In this video we explain four ANSI/RMI standards that pertain to identifying, repairing, and replacing damaged rack (2-minutes, 20-seconds).
Hi and welcome to this edition of Total Warehouse Tutorials. In this video you will learn about warehouse racking safety standards.
When deciding what safety procedures to incorporate in your warehouse, it’s important to research rack safety regulations specific to your equipment and your location. Here we will go over four standards that pertain to identifying, repairing, and replacing damaged rack set forth by the American National Standards Institute and the Rack Manufacturers Institute in MH16.1
The first of these is this standard regarding owner maintenance. Essentially, this means that as the owner of a rack system, you are responsible to ensure that your racking is safe for use at all times.
Conducting frequent in-house rack assessments is a good way to help ensure compliance with this. Additionally, it is good practice to periodically hire a company that specializes in rack safety to conduct a full assessment. If damage is found, steps must immediately be taken to fix the damage.
Damage that is commonly found in rack systems includes column damage, horizontal and diagonal strut damage, footplate damage, overloaded or damaged beams, missing or damaged components, and leaning frames.
A second standard in MH16.1 is this one regarding rack damage. This means that any time the previously mentioned damage or other rack damage is found, action must be taken immediately to prevent injury. That section of racking should not continue to be utilized until it is properly repaired or replaced.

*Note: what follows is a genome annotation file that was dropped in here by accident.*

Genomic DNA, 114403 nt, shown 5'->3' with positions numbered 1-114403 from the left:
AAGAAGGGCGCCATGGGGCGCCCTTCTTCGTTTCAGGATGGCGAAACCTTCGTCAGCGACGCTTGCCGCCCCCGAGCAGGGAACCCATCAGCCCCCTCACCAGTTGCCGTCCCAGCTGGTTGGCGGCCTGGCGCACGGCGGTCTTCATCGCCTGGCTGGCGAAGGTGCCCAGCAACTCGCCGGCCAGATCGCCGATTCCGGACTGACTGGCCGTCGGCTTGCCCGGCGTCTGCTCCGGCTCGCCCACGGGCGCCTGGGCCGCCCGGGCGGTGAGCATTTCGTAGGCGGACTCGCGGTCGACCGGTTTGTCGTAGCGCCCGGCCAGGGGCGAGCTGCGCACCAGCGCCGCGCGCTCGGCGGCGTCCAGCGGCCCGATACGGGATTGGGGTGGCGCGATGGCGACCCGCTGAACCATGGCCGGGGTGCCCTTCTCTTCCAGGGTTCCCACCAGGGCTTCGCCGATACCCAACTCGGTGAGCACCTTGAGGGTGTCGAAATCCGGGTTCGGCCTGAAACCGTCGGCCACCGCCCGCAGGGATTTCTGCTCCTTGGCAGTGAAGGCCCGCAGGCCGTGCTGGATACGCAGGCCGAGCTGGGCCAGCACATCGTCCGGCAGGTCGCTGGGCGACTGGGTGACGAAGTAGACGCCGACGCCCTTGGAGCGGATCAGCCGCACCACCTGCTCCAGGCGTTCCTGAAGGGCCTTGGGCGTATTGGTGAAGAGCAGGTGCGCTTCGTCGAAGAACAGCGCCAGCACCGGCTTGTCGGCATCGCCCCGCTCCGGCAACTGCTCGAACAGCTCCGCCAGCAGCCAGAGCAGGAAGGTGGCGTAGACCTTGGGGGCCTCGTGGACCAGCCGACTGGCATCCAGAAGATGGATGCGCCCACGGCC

MH16.1 sets forth this standard for the repair and replacement of the damaged components, meaning that after you discontinue use of the damaged section of rack, the next step is to hire a professional rack company to move ahead with the appropriate repair and/or replacement.
The final MH 16.1 standard that we will discuss here is this one regarding additions, alterations, and reconfigurations to rack. One significant thing to take away from this is that it’s important not to attempt ‘makeshift’ repairs in-house, as a professional will be able to repair or replace components that ensure your rack system is structurally sound and safe for use.
That’s it for this edition of Total Warehouse Tutorials. I hope you join us for our next edition where we will talk about how to protect your rack from damage.
If you are concerned about the safety of your racking system, the sooner you address it the better. To speak to Joe Malerba, Director of Remediation Services at REB, directly, dial 773-366-8002. Alternatively, you can fill in the contact form on this page and Joe will contact you.